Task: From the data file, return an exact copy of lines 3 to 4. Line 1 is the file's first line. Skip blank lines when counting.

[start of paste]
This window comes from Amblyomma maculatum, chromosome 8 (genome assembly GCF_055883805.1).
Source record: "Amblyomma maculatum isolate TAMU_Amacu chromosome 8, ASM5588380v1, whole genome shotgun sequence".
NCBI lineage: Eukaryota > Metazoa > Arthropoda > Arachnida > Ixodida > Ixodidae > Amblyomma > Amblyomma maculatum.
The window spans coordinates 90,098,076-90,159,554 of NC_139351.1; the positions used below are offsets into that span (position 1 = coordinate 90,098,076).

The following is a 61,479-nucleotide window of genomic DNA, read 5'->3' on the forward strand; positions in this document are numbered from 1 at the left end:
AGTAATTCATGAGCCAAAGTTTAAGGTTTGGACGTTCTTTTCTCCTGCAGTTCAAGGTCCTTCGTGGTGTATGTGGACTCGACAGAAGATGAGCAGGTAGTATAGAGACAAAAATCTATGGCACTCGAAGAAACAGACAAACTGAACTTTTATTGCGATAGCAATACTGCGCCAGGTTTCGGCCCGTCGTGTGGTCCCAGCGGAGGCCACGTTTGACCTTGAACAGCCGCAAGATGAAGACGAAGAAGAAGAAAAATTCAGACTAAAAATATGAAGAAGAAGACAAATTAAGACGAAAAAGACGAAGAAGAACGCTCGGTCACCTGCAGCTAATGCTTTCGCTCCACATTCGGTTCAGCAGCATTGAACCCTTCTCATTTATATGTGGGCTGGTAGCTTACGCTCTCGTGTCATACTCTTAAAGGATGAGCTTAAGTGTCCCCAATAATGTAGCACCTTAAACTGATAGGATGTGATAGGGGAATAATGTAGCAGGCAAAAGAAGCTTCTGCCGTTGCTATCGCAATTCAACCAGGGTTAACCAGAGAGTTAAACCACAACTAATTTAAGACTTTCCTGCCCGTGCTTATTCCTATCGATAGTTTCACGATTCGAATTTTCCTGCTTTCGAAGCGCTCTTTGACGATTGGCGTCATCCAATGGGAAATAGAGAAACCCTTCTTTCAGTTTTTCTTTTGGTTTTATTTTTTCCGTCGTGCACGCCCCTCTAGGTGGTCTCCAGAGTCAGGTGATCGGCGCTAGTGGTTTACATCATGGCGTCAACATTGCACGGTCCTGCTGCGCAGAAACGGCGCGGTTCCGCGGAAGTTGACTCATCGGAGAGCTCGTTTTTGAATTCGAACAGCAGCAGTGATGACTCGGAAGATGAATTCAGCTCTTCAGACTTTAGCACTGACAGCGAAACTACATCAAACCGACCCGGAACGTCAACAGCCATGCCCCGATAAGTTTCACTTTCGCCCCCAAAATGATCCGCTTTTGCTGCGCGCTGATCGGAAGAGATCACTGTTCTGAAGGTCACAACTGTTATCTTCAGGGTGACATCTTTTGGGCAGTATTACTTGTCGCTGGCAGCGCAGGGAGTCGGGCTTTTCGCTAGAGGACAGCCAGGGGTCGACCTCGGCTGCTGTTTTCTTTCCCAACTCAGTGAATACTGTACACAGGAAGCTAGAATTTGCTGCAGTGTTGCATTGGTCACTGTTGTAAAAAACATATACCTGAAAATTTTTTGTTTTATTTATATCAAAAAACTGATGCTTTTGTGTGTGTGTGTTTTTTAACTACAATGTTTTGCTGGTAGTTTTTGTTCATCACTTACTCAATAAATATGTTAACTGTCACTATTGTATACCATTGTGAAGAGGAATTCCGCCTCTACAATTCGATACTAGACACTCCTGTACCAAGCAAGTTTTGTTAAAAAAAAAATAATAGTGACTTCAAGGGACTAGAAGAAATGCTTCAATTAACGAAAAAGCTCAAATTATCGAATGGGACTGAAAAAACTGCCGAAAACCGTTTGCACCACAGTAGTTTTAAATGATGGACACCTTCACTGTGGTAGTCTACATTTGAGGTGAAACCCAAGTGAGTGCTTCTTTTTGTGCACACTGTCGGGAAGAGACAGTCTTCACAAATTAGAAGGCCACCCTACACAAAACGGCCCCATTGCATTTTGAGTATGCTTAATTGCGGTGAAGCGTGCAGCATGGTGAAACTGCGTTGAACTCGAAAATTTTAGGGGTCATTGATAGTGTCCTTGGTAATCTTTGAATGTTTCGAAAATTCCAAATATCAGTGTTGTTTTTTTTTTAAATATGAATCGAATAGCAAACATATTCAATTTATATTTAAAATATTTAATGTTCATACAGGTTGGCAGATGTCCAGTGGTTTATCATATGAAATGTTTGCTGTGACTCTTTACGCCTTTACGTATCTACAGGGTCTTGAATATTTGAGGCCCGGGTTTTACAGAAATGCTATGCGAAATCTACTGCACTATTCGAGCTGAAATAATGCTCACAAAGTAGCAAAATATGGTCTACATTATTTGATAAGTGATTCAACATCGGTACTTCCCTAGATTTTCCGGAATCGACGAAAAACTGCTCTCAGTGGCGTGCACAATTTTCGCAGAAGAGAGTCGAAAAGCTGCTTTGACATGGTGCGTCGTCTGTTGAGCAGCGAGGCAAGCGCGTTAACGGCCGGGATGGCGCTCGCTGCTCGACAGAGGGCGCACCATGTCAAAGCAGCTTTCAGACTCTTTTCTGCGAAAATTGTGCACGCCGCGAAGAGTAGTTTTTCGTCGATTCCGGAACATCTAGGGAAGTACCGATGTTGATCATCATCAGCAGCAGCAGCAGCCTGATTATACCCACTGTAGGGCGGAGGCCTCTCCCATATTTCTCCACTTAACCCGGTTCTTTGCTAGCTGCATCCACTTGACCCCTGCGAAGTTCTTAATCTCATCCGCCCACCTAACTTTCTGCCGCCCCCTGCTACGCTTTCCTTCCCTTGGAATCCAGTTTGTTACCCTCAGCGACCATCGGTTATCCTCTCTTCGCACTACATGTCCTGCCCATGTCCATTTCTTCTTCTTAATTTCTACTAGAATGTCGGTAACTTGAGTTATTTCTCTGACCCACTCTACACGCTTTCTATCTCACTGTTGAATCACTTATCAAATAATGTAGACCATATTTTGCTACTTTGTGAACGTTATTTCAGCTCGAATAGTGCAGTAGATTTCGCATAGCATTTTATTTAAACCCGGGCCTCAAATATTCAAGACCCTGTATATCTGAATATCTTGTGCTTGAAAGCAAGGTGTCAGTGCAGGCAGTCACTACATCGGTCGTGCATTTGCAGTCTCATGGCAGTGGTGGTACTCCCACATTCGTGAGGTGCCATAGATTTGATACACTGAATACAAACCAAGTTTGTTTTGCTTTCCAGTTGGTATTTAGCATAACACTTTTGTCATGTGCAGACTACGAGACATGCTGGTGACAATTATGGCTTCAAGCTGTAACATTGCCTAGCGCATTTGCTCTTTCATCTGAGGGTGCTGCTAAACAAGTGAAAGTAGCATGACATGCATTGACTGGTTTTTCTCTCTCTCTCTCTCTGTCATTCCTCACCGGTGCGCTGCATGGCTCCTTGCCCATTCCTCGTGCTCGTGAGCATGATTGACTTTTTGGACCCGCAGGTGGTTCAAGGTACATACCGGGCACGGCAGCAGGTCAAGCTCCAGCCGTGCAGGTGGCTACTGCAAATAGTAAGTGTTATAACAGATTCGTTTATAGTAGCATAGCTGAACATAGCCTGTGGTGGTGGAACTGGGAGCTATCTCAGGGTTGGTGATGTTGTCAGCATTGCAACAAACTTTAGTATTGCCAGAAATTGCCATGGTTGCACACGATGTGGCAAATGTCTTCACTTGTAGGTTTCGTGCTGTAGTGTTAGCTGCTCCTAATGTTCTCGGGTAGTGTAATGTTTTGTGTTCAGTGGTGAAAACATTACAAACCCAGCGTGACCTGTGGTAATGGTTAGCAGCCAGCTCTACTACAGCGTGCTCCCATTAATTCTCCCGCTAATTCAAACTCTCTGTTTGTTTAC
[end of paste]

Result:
NCBI lineage: Eukaryota > Metazoa > Arthropoda > Arachnida > Ixodida > Ixodidae > Amblyomma > Amblyomma maculatum.
The window spans coordinates 90,098,076-90,159,554 of NC_139351.1; the positions used below are offsets into that span (position 1 = coordinate 90,098,076).